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Monday, Oct. 22, 2001

Getting a positive grip on Japanese unemployment


According to preliminary figures released by the government on Sept. 28, there were 64.43 million people employed as of the end of August, a decline of 370,000 compared with the same period the previous year. As a result, unemployment continues to stand at a record high of 5 percent.

There are concerns that the job shortage will adversely affect the nation's economic prospects, and the government is being called upon to find solutions to the problem. This is one reason why the current extraordinary Diet session has been dubbed "the Diet session to tackle unemployment."

To implement effective policies, it is imperative to fully grasp the current circumstances surrounding the country's labor market. I would like to point out issues that are of special importance.

First, the latest unemployment figures put the number of jobless at 3.36 million (2.03 million men and 1.34 million women). But if we take a closer look, we find that those who voluntarily left their previous jobs account for over one-third of the total, or 1.2 million people. This figure exceeds the 1.03 million who were forced to quit their jobs.

These two categories are followed by the 800,000 who are out of work for "other reasons" and the 170,000 who graduated school but failed to land a job.

In Japan's corporate environment, the cloaked "encouragement" used to effectively make people quit their jobs probably helped nudge many of those unwilling to become jobless into the "voluntary resignation" bracket.

However, when we break down the figures by age, 2.13 million of those without jobs are aged under 45, while 1.23 million are 45 and older. I find it hard to believe the former were victims of corporate pressure to quit.

Should those who voluntarily left their jobs be provided the same public support as those who did not? If these people are excluded from the jobless figures, the unemployment rate falls to a level below 4 percent. On the other hand, the current government survey counts those who work a certain amount of time on a certain day as people who have jobs. This is a factor that makes the number of jobless look lower than the actual figures.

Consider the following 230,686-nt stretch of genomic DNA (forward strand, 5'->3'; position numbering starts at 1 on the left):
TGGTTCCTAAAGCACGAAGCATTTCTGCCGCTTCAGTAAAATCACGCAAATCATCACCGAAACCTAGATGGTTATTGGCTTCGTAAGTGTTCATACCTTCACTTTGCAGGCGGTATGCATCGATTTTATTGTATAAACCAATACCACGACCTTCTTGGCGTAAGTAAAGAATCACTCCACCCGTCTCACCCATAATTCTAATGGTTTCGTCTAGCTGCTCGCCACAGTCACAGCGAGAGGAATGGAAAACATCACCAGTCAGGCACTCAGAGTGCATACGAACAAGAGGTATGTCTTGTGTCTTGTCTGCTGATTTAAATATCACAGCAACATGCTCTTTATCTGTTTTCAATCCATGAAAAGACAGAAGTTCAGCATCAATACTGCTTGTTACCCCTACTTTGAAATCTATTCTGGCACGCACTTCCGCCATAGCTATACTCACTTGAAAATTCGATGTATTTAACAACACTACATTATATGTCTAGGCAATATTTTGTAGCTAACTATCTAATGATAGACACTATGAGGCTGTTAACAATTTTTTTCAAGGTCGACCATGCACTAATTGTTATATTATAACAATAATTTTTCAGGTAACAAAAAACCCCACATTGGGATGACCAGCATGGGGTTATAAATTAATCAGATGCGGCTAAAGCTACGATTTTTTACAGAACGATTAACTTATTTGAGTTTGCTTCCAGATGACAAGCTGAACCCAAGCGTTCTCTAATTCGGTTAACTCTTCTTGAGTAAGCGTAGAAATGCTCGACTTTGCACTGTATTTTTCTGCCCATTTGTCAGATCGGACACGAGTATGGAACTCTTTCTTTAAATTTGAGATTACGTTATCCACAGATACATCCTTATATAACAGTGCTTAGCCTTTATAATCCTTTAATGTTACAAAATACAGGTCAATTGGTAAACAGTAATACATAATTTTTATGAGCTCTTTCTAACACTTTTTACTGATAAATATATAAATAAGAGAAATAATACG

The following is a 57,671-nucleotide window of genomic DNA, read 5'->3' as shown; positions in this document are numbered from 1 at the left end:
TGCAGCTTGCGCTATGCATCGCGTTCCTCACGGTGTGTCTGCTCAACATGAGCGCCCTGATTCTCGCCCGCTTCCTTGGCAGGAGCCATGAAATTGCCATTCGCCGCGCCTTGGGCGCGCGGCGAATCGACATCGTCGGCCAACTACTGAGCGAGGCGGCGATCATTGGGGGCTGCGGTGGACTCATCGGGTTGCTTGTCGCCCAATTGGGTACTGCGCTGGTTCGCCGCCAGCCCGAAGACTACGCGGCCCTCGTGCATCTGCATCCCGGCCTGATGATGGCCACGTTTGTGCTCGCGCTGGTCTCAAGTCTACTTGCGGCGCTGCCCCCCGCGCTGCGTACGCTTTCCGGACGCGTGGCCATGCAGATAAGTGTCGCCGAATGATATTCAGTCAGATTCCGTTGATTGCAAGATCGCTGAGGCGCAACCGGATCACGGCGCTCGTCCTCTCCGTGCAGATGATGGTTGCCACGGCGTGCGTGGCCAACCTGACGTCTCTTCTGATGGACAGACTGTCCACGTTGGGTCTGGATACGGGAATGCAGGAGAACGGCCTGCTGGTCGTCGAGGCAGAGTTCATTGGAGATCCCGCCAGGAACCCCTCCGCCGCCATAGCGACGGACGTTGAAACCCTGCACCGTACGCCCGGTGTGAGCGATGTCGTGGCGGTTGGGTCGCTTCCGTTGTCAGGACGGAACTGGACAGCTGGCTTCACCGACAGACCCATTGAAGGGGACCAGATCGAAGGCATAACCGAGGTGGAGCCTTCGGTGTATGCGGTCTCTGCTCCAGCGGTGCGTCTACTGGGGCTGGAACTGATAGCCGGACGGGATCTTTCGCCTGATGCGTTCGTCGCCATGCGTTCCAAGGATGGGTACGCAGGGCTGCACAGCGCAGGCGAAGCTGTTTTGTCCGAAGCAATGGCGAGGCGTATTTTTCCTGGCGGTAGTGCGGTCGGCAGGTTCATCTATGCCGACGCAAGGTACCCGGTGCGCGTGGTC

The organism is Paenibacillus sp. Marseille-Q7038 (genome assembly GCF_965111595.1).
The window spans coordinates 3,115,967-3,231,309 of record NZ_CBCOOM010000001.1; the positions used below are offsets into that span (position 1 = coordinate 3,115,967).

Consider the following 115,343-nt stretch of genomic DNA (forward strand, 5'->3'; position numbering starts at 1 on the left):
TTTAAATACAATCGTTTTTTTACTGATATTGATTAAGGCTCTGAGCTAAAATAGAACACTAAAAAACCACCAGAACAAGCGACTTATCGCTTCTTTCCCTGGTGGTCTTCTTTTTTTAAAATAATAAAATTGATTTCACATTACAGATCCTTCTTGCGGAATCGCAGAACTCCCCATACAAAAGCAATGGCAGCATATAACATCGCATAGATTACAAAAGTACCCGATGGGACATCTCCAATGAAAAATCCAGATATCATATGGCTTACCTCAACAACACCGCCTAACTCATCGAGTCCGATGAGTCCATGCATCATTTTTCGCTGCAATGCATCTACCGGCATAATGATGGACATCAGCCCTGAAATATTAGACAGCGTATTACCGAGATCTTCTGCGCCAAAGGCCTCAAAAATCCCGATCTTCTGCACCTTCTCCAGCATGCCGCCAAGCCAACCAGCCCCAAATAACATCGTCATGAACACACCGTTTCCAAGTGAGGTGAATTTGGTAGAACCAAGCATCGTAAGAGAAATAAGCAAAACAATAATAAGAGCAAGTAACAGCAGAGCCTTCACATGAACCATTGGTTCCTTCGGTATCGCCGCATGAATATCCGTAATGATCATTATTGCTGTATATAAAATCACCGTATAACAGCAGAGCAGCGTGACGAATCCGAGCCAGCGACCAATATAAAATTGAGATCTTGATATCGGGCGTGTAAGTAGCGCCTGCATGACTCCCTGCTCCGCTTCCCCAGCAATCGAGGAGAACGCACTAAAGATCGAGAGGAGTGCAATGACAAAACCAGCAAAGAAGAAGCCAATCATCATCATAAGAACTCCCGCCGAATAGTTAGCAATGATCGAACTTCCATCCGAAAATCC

We need to take a closer look at these points and establish a method whereby the government's statistics reflect reality but at the same time become more comparable with unemployment figures from other countries. Second, when we examine employment by sector, we can see that structural reforms are progressing, albeit gradually. The number of those employed in the agriculture, construction and manufacturing sectors has been on the decline, while those working in the services sectors, such as transport, telecommunications and distribution, have been on the rise.

Third, of those who have jobs, the number that employ others has reached 160,000, logging an increase for the 16th consecutive month. In contrast, those who are self-employed or work in a family business have dwindled considerably.

Some of the factors behind this trend have been increased competition between mom-and-pop shops and major stores, the deterioration of shopping streets plagued by inadequate parking facilities, and the lack of younger people willing to take over such businesses from their parents.

But at the same time, the overall number of those employed at such businesses is rising steadily. This is probably the result of a rise in fledgling entrepreneurs, such as those who start up small or home-based offices.

Fourth, various forms of deregulation are becoming necessary to provide further liquidity in the labor market. Needless to say, we need to review the nation's social and economic frameworks to make a shift from the lifetime employment system to one in which labor can move more freely. However, the first condition for making the job market more fluid is to create a situation of excessive supply, and deregulation plays only a supplemental role toward that end. This is true not only for the labor market, but for other situations as well.

For example, in a situation where there is insufficient supply and choices are limited, it is difficult for market mechanisms to work; the distribution of resources becomes more effective under a planned economy.

In other words, the stage has gradually become set for a review of socioeconomic systems that have been established amid the chronic supply-side insufficiencies of the postwar era.

Of course, high unemployment is not a welcome thing, and for those who are out of a job it is a serious matter.

In the coming months, we can naturally expect to experience adverse effects from the terrorist attacks on the United States. But I still believe the situation in Japan is not one of despair, if compared with the jobless levels of over 8 percent in the euro group and near 5 percent in the U.S.

One could say that the factors fueling unemployment, which has lain dormant within Japanese corporations for so many years, have finally become visible.

We should interpret the nation's unemployment situation positively -- as a chance to fulfill the first condition of getting the labor market to function properly -- and formulate decisive steps to match the reality.

Teruhiko Mano is an adviser to Tokyo Research International Ltd.


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